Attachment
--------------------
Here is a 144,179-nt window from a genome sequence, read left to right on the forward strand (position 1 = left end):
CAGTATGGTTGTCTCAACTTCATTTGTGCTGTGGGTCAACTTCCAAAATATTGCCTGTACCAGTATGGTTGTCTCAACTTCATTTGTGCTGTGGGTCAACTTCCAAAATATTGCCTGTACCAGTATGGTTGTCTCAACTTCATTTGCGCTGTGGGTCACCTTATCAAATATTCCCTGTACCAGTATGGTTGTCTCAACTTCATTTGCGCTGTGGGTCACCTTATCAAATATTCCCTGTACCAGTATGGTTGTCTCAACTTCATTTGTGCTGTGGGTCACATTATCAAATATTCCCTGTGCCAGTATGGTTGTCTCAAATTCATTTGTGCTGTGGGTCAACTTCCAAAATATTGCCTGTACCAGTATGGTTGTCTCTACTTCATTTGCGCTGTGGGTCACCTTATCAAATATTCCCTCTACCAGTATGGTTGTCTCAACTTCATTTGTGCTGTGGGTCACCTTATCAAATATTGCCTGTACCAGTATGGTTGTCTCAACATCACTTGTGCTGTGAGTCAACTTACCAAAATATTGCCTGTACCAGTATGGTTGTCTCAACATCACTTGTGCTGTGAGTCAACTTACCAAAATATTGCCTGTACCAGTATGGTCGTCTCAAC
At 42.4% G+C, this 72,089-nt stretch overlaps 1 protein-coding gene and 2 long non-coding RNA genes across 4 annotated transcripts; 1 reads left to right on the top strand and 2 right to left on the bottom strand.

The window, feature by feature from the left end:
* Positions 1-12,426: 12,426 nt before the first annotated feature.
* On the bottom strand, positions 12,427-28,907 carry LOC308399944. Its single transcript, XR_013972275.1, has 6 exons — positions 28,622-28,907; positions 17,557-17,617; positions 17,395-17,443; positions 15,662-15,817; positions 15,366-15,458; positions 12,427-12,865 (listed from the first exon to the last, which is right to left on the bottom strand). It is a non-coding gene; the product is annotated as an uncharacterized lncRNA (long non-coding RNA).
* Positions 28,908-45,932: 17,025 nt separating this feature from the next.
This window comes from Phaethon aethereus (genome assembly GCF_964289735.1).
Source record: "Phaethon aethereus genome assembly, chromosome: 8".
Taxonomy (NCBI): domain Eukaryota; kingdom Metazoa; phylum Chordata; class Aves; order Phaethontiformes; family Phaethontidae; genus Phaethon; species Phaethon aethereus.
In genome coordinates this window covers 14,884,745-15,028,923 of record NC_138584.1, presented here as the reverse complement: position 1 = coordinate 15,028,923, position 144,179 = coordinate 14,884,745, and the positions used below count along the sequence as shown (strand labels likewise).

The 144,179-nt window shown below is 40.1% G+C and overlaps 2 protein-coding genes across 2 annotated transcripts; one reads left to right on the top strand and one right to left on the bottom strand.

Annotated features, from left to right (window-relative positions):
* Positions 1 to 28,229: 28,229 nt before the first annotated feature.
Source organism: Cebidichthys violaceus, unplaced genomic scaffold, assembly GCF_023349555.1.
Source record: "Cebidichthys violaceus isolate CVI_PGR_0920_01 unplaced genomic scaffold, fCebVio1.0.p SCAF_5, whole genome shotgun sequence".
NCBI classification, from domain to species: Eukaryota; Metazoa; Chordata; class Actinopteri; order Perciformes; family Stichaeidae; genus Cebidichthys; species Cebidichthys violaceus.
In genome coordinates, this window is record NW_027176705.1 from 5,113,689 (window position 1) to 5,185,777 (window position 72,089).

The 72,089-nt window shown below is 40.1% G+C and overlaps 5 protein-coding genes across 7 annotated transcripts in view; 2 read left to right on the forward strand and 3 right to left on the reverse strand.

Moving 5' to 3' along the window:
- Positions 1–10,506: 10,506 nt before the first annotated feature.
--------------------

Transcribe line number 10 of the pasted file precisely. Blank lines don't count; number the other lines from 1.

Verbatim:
Taxonomy (NCBI): domain Eukaryota; kingdom Metazoa; phylum Chordata; class Aves; order Phaethontiformes; family Phaethontidae; genus Phaethon; species Phaethon aethereus.